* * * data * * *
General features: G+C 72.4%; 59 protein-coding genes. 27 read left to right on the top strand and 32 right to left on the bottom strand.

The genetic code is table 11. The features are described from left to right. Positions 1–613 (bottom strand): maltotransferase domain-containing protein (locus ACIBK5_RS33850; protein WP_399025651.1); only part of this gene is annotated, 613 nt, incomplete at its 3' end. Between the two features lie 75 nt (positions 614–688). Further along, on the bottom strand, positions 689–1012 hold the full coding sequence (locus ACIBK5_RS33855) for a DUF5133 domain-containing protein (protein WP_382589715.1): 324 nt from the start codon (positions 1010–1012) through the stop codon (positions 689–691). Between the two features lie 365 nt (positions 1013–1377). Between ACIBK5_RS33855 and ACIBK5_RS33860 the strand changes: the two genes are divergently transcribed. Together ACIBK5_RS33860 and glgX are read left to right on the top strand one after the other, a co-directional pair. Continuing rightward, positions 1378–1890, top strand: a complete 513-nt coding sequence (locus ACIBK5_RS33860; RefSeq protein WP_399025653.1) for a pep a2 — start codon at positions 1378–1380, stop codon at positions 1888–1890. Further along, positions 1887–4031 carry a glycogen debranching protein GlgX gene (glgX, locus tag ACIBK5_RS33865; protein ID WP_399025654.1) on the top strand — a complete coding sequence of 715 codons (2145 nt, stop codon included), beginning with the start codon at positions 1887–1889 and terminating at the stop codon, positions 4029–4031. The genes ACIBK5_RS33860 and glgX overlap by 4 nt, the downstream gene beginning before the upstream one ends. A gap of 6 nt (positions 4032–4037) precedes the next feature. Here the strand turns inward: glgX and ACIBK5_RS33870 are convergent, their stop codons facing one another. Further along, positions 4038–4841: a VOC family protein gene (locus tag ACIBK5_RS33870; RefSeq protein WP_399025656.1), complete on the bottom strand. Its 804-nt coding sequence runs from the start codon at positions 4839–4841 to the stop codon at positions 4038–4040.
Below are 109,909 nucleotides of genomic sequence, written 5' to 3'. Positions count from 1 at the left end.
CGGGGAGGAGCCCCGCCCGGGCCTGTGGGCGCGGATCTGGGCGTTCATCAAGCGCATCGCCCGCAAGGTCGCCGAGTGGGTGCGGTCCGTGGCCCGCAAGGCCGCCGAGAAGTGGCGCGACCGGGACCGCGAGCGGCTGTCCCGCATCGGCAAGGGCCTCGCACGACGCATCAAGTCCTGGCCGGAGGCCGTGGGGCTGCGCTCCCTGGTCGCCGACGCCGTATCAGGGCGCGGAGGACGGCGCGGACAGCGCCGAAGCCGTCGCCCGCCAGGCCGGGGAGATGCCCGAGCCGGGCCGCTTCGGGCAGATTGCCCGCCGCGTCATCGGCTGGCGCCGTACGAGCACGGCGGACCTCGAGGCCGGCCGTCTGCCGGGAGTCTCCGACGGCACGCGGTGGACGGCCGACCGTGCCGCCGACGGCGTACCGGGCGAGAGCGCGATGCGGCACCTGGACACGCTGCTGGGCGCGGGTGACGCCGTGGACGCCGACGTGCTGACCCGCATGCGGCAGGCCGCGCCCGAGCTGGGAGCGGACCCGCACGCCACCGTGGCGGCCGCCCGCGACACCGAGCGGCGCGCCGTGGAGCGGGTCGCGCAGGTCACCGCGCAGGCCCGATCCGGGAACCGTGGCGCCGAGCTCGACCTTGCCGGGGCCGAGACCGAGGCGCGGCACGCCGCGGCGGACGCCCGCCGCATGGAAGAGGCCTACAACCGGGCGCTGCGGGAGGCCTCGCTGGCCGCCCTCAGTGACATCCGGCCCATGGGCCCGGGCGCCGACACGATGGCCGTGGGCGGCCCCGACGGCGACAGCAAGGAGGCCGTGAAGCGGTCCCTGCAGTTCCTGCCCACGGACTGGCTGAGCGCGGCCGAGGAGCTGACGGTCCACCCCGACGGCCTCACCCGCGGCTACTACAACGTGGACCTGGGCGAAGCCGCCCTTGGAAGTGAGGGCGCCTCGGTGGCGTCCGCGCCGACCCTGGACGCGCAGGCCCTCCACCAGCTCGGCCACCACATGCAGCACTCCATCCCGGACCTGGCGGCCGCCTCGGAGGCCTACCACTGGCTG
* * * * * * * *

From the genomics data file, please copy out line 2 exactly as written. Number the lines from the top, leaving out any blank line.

The genetic code is table 11. The features are described from left to right. Positions 1–613 (bottom strand): maltotransferase domain-containing protein (locus ACIBK5_RS33850; protein WP_399025651.1); only part of this gene is annotated, 613 nt, incomplete at its 3' end. Between the two features lie 75 nt (positions 614–688). Further along, on the bottom strand, positions 689–1012 hold the full coding sequence (locus ACIBK5_RS33855) for a DUF5133 domain-containing protein (protein WP_382589715.1): 324 nt from the start codon (positions 1010–1012) through the stop codon (positions 689–691). Between the two features lie 365 nt (positions 1013–1377). Between ACIBK5_RS33855 and ACIBK5_RS33860 the strand changes: the two genes are divergently transcribed. Together ACIBK5_RS33860 and glgX are read left to right on the top strand one after the other, a co-directional pair. Continuing rightward, positions 1378–1890, top strand: a complete 513-nt coding sequence (locus ACIBK5_RS33860; RefSeq protein WP_399025653.1) for a pep a2 — start codon at positions 1378–1380, stop codon at positions 1888–1890. Further along, positions 1887–4031 carry a glycogen debranching protein GlgX gene (glgX, locus tag ACIBK5_RS33865; protein ID WP_399025654.1) on the top strand — a complete coding sequence of 715 codons (2145 nt, stop codon included), beginning with the start codon at positions 1887–1889 and terminating at the stop codon, positions 4029–4031. The genes ACIBK5_RS33860 and glgX overlap by 4 nt, the downstream gene beginning before the upstream one ends. A gap of 6 nt (positions 4032–4037) precedes the next feature. Here the strand turns inward: glgX and ACIBK5_RS33870 are convergent, their stop codons facing one another. Further along, positions 4038–4841: a VOC family protein gene (locus tag ACIBK5_RS33870; RefSeq protein WP_399025656.1), complete on the bottom strand. Its 804-nt coding sequence runs from the start codon at positions 4839–4841 to the stop codon at positions 4038–4040.